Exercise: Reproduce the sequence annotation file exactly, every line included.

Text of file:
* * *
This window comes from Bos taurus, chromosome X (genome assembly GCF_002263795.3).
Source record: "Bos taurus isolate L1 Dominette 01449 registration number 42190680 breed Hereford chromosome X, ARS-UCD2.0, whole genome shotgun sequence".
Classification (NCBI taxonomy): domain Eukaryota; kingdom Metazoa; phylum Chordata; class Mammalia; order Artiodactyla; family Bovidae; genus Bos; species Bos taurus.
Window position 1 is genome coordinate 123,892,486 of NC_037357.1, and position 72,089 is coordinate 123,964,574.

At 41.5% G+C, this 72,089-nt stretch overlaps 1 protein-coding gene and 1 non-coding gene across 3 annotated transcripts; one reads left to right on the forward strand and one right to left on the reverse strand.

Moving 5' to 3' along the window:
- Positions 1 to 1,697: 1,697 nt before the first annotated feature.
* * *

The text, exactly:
This window comes from Bos taurus, chromosome X (genome assembly GCF_002263795.3).
Source record: "Bos taurus isolate L1 Dominette 01449 registration number 42190680 breed Hereford chromosome X, ARS-UCD2.0, whole genome shotgun sequence".
Classification (NCBI taxonomy): domain Eukaryota; kingdom Metazoa; phylum Chordata; class Mammalia; order Artiodactyla; family Bovidae; genus Bos; species Bos taurus.
Window position 1 is genome coordinate 123,892,486 of NC_037357.1, and position 72,089 is coordinate 123,964,574.

At 41.5% G+C, this 72,089-nt stretch overlaps 1 protein-coding gene and 1 non-coding gene across 3 annotated transcripts; one reads left to right on the forward strand and one right to left on the reverse strand.

Moving 5' to 3' along the window:
- Positions 1 to 1,697: 1,697 nt before the first annotated feature.